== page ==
The Olympic Games

A global movement

When it comes to sports, the sack race, tug of war and rope climbing are scarcely trendy. At least not today. But at one time they were Olympic disciplines.

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We owe the existence of the Olympic Games to the French educationalist and Greece aficionado Baron Pierre de Coubertin. By the end of the 19th century, Classical antiquity was en vogue again. Inspired by the growing popularity of archaeology, people started to romanticize the civilization of Ancient Greece. When German archaeologists excavated the ruins of Olympia in 1875, the decision was finally made to revive the Games.

In addition to the sporting competitions, the International Olympic Committee (IOC) introduced artistic disciplines in 1912, awarding medals for architecture, literature, music, painting and sculpture. The swimmer Alfréd Hajós was one of two Olympians to win medals in both sporting and artistic disciplines. In 1896 he won gold in the 100-meter and 1200-meter freestyle events, which were then being held offshore. Hajós had to conquer ice-cold waters and the swell of the sea, and later claimed that the instinct to survive had driven him on more than the will to win. In his hometown of Budapest, he subsequently built a swimming stadium where competitors could race without fearing for their lives, earning himself the silver medal in architecture at the Paris Olympics of 1924.

However, the Olympic Games failed to produce any artistic highlights. The juries may have been star-studded, with Béla Bartók, Maurice Ravel, Manuel de Falla and Igor Stravinsky among the judges in 1924, but of the mere seven musical contenders not one was deemed worthy of a medal. Unable to keep pace with the sporting competitions, the artistic disciplines were finally scrapped after the 1948 event.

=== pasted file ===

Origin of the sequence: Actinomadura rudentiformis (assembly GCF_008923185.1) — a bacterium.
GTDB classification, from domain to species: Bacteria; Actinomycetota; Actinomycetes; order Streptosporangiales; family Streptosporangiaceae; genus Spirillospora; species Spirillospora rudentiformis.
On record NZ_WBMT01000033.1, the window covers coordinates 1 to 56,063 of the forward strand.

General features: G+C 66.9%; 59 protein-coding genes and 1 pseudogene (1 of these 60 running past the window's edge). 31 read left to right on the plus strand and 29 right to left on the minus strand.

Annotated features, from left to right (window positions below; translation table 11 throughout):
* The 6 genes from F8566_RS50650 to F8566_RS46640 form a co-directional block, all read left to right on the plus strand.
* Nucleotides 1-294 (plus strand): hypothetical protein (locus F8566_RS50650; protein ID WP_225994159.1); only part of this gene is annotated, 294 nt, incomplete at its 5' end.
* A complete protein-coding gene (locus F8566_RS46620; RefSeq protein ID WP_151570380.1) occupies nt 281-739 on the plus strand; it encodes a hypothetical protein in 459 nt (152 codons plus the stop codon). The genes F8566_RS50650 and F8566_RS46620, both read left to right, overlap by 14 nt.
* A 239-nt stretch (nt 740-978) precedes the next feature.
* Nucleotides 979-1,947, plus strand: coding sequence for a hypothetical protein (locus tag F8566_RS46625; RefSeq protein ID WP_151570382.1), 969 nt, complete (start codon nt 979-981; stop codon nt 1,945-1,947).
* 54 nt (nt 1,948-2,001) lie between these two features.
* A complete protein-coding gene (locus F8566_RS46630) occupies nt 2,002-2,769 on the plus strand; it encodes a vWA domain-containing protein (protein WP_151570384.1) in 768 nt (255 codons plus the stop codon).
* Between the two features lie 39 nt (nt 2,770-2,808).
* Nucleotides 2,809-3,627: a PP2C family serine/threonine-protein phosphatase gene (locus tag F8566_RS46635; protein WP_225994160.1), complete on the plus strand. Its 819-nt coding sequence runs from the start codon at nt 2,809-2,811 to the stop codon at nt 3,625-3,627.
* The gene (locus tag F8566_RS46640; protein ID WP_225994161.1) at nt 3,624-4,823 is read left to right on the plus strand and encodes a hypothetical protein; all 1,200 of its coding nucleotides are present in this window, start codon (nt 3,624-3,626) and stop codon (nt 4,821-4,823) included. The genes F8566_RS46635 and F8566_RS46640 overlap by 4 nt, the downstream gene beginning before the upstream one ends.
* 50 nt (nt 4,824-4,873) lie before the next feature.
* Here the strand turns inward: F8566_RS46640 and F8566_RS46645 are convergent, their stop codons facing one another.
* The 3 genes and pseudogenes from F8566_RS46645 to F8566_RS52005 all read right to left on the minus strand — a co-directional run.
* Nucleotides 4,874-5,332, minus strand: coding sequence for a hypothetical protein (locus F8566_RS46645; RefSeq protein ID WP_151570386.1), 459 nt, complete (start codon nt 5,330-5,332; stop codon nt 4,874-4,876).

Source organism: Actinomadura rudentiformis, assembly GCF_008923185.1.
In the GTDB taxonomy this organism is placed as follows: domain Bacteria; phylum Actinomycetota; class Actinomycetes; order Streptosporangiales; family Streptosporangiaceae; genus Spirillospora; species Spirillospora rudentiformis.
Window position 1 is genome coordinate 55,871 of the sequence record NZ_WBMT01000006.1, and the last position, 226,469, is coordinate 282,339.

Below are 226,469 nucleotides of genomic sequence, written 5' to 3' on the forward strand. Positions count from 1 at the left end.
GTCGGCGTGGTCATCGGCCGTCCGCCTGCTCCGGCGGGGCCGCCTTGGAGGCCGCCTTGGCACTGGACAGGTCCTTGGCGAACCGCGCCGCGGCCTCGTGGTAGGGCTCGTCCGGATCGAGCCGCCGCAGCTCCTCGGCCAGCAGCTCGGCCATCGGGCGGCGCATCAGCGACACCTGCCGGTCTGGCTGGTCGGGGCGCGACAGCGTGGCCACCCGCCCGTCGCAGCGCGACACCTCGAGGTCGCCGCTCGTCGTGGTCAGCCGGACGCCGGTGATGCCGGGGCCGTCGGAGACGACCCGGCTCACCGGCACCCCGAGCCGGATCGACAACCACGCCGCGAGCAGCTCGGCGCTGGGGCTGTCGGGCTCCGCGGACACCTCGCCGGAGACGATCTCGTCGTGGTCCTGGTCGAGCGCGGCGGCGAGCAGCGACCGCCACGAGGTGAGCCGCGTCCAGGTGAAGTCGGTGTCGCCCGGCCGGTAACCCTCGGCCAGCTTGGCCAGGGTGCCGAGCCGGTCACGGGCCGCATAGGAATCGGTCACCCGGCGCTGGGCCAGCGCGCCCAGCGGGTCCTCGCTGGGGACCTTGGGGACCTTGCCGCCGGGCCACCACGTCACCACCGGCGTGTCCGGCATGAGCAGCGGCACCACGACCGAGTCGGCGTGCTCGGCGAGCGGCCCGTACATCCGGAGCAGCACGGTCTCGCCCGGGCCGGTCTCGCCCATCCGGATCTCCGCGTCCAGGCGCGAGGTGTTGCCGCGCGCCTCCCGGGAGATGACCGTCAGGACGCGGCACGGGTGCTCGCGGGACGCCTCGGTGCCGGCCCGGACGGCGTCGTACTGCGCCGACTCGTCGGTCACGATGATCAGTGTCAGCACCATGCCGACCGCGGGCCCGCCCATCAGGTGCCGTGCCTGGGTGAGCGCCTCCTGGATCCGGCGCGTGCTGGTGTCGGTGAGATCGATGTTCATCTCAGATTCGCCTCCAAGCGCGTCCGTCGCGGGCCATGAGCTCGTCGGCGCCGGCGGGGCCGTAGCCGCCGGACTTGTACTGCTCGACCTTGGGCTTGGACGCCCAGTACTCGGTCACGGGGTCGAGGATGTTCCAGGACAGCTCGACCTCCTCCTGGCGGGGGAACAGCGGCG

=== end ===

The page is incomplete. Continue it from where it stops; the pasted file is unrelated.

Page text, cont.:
In the early years the funding of the Olympics was usually kept to a bare minimum, and the venues had little chance of recouping their costs. As recently as 1948 the President of Argentina Juan Perón promised to subsidize the London Olympics by having each major landowner in his country donate a bull. In 1928 Amsterdam became the first host city to sell its film and photo rights and only allow accredited cameramen and -women. But the Games didn't become lucrative until the 1960s, by which time almost every household had a television set. The IOC at least could cash in, as it has done since: a short while ago, the United States media company Discovery paid 1.3 billion euros to broadcast the Summer and Winter Olympics between 2018 and 2024 – and those rights were for Europe alone.

The athletes were long denied one opportunity that we take for granted today: the chance to make money. This – quite intentionally – had led to well-off athletes predominating. By contrast, their counterparts in poor countries found it difficult to cover their costs from their day jobs. When the IOC finally allowed professionalism in 1981, it opened up the Games to all social classes – not a second too soon.

The majority of disciplines have stood the test of time. Fencing, cycling, swimming, athletics and artistic gymnastics have been represented every four years. By contrast, some were only granted the briefest of appearances: sports like cricket and croquet only featured once. The tug-of-war lasted for two decades at the start of the 20th century. The rules allow the occasional inclusion of new, fashionable sports, and sometimes even spark sporting trends. Spectators can thank NBC for getting beach volleyball adopted at the 1996 Olympics in Atlanta. The company already held the American rights for broadcasting the sport and wanted to use the Games to boost its popularity. It therefore threatened to reduce its royalty payments if the Olympic Committee refused to sanction the move.

Five new sports will be represented at the 2020 Games in Tokyo: skateboarding, surfing, baseball/softball, karate and sport climbing. The wrestlers, by contrast, have had their day. Despite being one of the most historic Olympic disciplines, it will no longer feature in Japan.


Martin Kaluza is a Berlin-Based journalist.

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